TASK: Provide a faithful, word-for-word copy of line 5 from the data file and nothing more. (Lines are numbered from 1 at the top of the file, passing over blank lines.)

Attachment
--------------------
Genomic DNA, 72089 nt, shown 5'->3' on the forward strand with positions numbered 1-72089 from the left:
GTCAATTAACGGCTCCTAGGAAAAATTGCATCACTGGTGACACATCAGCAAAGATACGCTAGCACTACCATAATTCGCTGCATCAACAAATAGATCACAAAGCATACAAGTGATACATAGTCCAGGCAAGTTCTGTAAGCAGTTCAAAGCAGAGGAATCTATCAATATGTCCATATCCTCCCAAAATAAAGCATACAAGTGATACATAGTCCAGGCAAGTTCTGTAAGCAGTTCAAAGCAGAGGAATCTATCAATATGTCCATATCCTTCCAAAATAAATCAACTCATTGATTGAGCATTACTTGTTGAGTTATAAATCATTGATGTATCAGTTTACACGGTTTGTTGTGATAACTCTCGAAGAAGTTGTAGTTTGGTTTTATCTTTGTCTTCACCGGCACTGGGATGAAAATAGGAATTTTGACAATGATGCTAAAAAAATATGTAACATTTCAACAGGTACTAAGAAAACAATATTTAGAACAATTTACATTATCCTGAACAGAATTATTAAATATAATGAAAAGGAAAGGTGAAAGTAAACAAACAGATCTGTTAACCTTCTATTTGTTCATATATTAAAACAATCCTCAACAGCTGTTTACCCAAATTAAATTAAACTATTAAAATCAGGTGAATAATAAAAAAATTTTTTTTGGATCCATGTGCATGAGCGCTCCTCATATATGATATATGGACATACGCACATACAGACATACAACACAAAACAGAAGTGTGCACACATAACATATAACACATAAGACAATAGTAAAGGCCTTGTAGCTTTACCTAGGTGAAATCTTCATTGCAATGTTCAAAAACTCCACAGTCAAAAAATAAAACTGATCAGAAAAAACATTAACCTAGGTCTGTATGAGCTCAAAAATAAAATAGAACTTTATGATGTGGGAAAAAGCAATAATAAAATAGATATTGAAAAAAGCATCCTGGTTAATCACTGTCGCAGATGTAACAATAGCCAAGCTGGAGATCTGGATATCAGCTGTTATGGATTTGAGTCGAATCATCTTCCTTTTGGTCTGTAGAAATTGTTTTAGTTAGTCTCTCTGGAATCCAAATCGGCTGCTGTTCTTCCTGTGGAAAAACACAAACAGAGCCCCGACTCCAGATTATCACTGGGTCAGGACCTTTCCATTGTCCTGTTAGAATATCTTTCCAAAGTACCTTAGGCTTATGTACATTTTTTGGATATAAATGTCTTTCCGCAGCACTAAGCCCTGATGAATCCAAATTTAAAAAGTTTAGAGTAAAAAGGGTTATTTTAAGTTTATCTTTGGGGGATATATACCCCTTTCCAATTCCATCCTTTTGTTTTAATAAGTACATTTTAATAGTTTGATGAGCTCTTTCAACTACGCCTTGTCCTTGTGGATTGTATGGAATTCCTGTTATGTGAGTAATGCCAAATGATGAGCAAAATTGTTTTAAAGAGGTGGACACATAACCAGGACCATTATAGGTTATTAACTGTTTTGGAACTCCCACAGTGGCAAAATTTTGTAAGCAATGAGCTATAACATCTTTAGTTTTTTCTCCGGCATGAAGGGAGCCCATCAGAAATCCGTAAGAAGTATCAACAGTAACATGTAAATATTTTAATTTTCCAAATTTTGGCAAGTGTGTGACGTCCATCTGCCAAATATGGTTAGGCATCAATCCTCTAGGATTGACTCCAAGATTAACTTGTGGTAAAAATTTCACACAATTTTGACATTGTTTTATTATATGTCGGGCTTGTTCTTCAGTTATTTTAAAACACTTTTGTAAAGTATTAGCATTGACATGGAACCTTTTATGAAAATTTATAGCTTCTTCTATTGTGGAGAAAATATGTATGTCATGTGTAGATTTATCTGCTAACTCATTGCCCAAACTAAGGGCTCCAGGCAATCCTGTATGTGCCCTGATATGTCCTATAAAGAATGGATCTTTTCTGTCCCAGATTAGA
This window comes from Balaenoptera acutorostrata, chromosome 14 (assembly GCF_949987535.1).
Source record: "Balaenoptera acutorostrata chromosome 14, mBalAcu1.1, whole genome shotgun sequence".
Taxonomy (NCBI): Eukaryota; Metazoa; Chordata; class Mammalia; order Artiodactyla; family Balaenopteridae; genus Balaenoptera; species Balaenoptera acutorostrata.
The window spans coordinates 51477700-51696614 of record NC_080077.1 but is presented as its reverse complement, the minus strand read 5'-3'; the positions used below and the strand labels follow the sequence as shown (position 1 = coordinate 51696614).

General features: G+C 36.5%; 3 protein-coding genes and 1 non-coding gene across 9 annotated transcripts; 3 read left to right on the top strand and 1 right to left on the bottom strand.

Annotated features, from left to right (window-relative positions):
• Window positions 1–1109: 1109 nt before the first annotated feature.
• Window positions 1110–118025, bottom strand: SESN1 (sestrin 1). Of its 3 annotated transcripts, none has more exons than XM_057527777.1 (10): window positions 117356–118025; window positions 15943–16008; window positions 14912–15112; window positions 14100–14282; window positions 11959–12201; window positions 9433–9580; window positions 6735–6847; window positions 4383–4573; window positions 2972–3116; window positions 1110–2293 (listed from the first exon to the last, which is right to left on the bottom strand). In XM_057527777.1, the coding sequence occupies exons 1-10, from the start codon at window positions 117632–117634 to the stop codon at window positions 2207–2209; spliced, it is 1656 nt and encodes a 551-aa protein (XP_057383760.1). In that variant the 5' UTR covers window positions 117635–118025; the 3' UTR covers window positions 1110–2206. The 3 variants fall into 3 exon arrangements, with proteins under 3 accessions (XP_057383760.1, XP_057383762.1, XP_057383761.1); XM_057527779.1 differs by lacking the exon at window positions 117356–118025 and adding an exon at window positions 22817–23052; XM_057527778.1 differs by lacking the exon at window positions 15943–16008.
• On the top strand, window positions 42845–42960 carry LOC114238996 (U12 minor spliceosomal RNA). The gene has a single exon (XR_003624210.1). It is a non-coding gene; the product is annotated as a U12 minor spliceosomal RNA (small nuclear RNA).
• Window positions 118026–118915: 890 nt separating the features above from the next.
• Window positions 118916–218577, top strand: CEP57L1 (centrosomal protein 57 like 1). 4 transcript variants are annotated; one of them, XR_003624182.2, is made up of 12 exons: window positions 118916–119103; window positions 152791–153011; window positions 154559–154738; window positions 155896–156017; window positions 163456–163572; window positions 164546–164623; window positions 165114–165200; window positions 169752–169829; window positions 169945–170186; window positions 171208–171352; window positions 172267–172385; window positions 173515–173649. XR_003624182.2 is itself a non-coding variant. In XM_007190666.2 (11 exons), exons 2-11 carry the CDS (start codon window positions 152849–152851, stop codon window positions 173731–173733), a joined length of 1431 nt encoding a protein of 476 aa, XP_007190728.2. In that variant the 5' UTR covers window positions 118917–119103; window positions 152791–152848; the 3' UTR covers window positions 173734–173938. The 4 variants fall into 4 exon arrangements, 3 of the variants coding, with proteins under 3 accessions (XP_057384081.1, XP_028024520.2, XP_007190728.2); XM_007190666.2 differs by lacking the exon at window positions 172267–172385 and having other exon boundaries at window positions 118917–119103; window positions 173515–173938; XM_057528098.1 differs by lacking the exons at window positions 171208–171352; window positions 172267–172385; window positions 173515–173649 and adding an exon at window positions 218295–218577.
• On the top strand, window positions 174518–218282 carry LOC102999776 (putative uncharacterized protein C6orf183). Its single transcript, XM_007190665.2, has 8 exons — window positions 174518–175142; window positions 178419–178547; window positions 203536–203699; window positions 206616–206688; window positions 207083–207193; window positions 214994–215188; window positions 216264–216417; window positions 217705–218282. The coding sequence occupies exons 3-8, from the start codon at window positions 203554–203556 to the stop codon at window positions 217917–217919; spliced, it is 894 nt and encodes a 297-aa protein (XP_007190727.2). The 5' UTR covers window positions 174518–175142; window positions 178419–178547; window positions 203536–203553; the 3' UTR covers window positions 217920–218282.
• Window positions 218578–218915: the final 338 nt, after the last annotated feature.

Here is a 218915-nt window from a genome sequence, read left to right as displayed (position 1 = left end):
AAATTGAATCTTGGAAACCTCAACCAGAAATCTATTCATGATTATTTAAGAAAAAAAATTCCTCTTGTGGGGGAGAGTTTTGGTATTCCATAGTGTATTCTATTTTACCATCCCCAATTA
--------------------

Taxonomy (NCBI): Eukaryota; Metazoa; Chordata; class Mammalia; order Artiodactyla; family Balaenopteridae; genus Balaenoptera; species Balaenoptera acutorostrata.